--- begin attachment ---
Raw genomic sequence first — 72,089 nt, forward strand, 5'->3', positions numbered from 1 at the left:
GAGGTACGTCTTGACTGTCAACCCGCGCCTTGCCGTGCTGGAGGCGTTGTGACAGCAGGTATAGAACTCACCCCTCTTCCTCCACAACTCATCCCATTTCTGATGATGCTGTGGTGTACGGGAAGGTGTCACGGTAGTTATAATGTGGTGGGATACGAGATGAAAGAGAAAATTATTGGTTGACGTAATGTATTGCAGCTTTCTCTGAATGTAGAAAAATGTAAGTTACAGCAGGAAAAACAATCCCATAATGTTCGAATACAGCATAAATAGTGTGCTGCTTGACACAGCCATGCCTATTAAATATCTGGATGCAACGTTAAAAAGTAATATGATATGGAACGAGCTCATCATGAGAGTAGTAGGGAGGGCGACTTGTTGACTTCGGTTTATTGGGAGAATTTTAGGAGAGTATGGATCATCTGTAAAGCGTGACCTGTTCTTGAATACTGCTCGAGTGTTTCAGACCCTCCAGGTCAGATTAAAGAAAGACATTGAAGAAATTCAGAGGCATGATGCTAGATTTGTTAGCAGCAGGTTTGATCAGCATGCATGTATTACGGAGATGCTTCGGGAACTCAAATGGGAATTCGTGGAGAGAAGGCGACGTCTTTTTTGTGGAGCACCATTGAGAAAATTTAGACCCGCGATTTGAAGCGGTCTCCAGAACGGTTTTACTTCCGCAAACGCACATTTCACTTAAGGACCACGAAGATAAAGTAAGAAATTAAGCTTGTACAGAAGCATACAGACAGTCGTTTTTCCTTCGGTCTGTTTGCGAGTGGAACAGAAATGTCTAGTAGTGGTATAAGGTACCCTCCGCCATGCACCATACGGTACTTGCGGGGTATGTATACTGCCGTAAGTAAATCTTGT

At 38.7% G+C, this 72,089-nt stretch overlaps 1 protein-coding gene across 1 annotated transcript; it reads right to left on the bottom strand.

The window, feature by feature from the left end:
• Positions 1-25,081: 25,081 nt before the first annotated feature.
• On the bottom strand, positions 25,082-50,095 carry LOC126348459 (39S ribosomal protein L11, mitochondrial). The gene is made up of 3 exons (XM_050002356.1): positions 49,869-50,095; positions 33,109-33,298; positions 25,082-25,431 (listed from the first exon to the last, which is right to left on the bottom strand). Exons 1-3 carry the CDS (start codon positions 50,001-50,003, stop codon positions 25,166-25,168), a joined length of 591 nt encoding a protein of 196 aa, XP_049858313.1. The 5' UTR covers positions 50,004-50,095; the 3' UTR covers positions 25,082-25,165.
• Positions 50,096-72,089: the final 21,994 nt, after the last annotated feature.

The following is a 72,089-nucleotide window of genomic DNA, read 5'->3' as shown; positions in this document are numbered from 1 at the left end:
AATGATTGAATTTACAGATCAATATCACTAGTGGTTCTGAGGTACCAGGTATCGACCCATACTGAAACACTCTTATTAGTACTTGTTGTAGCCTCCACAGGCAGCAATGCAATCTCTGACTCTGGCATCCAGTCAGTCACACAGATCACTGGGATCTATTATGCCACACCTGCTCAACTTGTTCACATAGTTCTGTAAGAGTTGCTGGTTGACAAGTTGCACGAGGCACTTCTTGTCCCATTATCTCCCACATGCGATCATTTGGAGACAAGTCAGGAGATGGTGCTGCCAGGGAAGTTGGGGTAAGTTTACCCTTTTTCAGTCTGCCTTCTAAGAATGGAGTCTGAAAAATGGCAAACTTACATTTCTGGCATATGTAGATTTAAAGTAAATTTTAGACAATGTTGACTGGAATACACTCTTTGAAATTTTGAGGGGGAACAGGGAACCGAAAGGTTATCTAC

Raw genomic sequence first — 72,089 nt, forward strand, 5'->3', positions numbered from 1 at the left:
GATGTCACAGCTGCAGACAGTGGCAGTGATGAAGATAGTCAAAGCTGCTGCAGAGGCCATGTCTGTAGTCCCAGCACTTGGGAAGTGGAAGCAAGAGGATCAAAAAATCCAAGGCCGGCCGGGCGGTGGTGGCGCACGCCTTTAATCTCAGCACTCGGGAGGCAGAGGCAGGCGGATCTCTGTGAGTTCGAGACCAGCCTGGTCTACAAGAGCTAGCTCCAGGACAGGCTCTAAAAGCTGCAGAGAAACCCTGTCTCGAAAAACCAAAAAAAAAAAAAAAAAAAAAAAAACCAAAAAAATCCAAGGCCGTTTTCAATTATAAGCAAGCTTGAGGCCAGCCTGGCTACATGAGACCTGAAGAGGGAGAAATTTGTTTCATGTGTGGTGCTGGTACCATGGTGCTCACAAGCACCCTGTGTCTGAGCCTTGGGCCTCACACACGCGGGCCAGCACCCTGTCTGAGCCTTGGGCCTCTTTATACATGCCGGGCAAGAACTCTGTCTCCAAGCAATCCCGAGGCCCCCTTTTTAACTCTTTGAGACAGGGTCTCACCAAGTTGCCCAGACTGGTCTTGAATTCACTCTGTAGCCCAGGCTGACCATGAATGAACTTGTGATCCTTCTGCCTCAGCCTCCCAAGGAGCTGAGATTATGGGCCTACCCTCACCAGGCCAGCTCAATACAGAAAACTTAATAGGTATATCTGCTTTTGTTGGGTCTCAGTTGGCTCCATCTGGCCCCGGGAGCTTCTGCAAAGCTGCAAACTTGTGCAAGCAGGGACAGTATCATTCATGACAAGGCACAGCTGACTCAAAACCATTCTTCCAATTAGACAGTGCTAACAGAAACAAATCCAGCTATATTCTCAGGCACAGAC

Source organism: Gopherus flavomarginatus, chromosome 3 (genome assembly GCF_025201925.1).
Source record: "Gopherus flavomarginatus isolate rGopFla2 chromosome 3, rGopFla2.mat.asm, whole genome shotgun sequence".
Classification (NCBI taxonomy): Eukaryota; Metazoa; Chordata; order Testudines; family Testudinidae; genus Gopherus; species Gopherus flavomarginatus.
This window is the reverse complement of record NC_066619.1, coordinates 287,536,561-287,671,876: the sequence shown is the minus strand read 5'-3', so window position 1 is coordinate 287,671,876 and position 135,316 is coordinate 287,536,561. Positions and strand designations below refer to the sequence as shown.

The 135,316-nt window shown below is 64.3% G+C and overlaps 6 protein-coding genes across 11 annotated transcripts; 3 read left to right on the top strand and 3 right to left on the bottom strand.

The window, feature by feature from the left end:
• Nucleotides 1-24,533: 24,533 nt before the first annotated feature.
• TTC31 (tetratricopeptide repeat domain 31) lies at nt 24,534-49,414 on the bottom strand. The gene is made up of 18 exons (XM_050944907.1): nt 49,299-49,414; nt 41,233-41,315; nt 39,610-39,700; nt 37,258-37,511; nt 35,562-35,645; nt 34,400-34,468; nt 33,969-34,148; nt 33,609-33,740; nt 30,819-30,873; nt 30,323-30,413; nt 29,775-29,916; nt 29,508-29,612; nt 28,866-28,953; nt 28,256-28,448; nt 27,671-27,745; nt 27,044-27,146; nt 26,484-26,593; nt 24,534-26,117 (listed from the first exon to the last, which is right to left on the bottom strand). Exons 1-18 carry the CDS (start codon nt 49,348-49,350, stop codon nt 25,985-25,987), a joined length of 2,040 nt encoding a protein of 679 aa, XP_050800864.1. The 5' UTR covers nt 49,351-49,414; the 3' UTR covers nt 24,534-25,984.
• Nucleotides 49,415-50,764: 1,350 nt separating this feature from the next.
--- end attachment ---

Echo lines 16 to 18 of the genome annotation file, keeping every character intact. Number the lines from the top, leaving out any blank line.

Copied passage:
The 135,316-nt window shown below is 64.3% G+C and overlaps 6 protein-coding genes across 11 annotated transcripts; 3 read left to right on the top strand and 3 right to left on the bottom strand.

The window, feature by feature from the left end:
• Nucleotides 1-24,533: 24,533 nt before the first annotated feature.